Janesville70°

Hot or cold? Home treatments can save doctor visit

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GINA R. HEINE
December 1, 2007

So you twisted your ankle on the basketball court, or the arthritis in your knee is acting up. Too often those people run to the doctor when their injuries or pains can easily be treated at home, said John Weink, a physician assistant in the orthopedic department at Dean Riverview Clinic.


“I think that if more patients had the education on how to treat things conservatively, they would probably see their physician a little less,” he said.


That goes for things like back strains, ankle sprains and arthritis, he said, because you have the tools to treat yourself in your own home.


Most patients know if something is serious enough to seek medical attention, such as a persistent problem or broken bone.


But if, for example, you twisted something walking, it’s a good likelihood it’s just a sprain, Weink said. A vast number of muscular skeletal disorders don’t result in fractures, he said.


“Give those things a few days before running in,” he said.


So use heat or ice?


The general rule of thumb, Weink said, is:


-- Use ice if there is swelling in an acute setting such as a sprained ankle.


“You will get swelling pretty quick, so elevate and ice it to decrease the swelling,” he said. “However, you can use ice any time you have swelling.”


-- Use heat to increase blood flow to promote healing in cases such as a back strain where there’s no swelling.


Weink doesn’t recommend a set number of hours of icing before switching to heat. Ice should be used initially to reduce swelling, and after a day or two, it can be intermixed with heat to promote healing. But if there’s still swelling, continue with ice, he said.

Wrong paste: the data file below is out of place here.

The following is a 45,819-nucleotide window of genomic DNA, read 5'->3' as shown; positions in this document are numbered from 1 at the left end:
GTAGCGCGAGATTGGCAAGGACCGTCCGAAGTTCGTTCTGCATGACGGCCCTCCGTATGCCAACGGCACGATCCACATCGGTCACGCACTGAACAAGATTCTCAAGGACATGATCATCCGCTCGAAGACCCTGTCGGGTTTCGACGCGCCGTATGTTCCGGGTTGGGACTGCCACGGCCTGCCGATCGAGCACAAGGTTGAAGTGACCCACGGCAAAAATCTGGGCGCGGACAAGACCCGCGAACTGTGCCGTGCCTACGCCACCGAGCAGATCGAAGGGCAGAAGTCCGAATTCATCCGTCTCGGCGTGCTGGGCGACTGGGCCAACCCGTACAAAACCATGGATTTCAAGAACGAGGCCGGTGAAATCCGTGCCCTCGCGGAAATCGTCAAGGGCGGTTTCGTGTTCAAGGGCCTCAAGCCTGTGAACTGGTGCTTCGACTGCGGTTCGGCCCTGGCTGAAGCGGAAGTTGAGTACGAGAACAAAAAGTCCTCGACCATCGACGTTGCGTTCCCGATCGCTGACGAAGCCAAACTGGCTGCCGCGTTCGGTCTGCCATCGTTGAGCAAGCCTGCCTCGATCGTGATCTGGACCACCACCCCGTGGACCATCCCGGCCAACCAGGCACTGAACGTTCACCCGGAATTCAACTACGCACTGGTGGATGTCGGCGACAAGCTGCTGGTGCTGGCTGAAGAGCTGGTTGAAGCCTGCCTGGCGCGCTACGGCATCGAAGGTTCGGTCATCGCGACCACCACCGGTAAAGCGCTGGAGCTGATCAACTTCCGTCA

If you overdid it raking leaves, use heat on your back because it’s mainly a muscle strain, Weink said.


For arthritis, people often use heat because it feels good—and that’s fine—but it only offers the benefit while it’s applied, Weink said. But ice, he said, will relieve swelling and actually make a difference, he said.


Taking tablets of an anti-inflammatory such as Aleve or ibuprofen with food generally works well and can relieve pain, he said.


Oftentimes people get a sports or other injury and rush in to the doctor the same day, but that doesn’t give your body enough time to recover from a sprain or strain, Weink said.


Unless there’s severe pain and, for example, you can’t put any weight on your foot, give it at least three days and then see a doctor if problems persist, he said.


“For general twisting, honestly, the best thing is to see if it won’t get better on its own in three to five days,” he said.



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